Man injured in Newfoundland and Labrador refinery blast dies
COME BY CHANCE, NL –
One of the workers injured in the Sept. 2 explosion at the Come By Chance refinery in Newfoundland has died, refinery owner Braya Renewables said.
The explosion at the refinery about 150 kilometers west of St. John’s sent eight people to hospital. Six workers have returned home and one remains in hospital.
« We are deeply saddened by this tragic loss, » Braya Renewables said in an emailed statement.
Glenn Nolan, president of United Steelworkers Local 9316, which represents many refinery workers, identified the deceased as union member Shawn Peddle.
The union posted a Facebook tribute on Sunday notifying members of Peddle’s death, saying « it’s a very sad day » and offering condolences to his family.
The post said Peddle died in hospital after « fighting for his life for the past six weeks. »
The cause of the explosion and subsequent fire at the refinery is being investigated by police and the province’s occupational health and safety division.
The refinery, which is a main source of employment in the region, was once an oil production facility that was being converted into a renewable diesel and sustainable aviation fuel operation.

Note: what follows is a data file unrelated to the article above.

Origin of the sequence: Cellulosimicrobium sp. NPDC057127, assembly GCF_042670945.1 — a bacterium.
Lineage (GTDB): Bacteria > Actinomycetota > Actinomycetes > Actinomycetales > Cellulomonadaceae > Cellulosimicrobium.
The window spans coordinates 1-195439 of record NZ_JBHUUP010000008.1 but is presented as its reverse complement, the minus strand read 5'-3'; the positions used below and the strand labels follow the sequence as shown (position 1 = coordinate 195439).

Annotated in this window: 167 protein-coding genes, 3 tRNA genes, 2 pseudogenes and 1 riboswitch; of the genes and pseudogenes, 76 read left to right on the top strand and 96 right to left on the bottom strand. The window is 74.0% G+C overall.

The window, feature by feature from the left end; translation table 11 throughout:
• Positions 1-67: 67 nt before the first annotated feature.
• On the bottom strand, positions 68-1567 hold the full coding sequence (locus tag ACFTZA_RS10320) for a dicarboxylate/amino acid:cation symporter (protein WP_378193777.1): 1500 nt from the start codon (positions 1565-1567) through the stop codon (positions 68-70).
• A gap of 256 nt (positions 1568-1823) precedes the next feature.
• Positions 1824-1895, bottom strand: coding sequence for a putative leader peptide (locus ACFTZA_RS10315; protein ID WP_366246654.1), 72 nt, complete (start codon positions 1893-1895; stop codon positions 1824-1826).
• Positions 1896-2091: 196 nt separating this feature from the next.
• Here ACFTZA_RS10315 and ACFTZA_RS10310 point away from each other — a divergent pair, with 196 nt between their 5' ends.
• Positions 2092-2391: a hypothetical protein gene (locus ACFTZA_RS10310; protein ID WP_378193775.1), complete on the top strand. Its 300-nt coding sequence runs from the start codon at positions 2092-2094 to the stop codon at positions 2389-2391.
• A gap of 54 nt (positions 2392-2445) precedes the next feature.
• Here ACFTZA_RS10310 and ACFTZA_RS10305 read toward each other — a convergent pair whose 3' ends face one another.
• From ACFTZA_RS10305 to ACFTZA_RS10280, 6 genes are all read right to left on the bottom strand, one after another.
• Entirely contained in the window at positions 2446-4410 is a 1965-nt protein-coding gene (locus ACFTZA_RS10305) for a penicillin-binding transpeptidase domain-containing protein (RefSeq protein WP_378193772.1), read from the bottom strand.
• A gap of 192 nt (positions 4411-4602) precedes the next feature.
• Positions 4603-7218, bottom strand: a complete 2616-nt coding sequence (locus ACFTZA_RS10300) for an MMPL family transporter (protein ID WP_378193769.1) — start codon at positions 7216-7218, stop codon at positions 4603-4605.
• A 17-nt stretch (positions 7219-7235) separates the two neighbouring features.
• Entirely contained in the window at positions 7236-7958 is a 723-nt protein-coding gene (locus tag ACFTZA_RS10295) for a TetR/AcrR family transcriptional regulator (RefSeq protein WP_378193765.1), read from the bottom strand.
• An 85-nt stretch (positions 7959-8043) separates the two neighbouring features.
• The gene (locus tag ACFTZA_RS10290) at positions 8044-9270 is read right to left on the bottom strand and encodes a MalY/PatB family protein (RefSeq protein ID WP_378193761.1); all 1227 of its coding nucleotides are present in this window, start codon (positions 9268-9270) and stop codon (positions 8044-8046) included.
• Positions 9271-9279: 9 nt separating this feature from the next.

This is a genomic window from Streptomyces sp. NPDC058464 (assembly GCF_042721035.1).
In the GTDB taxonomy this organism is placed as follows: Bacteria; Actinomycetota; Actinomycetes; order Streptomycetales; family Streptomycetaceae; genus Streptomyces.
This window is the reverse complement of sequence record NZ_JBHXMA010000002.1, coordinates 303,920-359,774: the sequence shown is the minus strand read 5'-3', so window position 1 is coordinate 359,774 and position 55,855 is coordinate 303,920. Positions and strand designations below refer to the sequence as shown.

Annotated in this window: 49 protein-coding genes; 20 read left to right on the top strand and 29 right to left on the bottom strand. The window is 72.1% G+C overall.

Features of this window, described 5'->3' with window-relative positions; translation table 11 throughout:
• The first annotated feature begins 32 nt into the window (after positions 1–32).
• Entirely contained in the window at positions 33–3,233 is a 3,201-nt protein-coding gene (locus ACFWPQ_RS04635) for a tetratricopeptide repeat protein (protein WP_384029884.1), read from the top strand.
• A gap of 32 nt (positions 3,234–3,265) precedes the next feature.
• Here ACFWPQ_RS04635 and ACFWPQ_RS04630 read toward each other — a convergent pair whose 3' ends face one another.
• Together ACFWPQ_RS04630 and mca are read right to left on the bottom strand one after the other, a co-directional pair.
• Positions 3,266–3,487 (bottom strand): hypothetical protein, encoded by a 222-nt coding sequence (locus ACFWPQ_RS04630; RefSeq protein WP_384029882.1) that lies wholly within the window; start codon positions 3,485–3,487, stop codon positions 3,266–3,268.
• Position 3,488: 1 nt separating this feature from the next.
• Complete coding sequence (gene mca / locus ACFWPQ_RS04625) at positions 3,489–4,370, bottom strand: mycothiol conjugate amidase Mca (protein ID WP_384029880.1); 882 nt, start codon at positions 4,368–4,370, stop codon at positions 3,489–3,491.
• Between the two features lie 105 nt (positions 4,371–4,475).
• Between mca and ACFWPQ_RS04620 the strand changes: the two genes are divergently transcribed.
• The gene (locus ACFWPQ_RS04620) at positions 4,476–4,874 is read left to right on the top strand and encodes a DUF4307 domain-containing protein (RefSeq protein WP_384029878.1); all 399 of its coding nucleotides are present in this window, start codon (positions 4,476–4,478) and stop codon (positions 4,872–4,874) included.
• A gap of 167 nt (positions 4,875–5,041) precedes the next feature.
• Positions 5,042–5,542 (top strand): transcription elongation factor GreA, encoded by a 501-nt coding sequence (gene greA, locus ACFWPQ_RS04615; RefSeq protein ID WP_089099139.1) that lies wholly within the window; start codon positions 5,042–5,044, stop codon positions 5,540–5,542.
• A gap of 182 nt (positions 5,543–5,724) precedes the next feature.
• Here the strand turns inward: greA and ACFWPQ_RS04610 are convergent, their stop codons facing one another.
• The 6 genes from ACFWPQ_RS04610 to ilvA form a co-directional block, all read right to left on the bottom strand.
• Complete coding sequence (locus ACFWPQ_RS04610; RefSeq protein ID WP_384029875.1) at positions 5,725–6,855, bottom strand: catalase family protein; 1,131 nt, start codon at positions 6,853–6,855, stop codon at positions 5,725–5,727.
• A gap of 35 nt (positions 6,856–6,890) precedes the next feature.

Braya Renewables said in a statement that the deceased worker was « a well-known Braya worker and an integral part of the team working on the refinery conversion ».
The refinery said it « will do everything in its power to learn from this tragedy and help prevent similar incidents from happening. »
The union’s Facebook post about the death says the tragedy was ‘preventable’ and calls on the RCMP to investigate the incident under Westray law and to ‘leave no stone unturned’.
Bill C-45 – also known as the Westray Act – was introduced in 2003 to amend the Criminal Code and add new legal responsibilities for occupational health and safety and impose penalties for offenses resulting in death or injury.
The law is named after the Westray mining disaster in which 26 miners were killed when methane gas ignited at the coal mine in Plymouth, Nova Scotia in May 1992.
This report from The Canadian Press was first published on October 16, 2022.
This article was produced with the financial assistance of Meta and Canadian Press News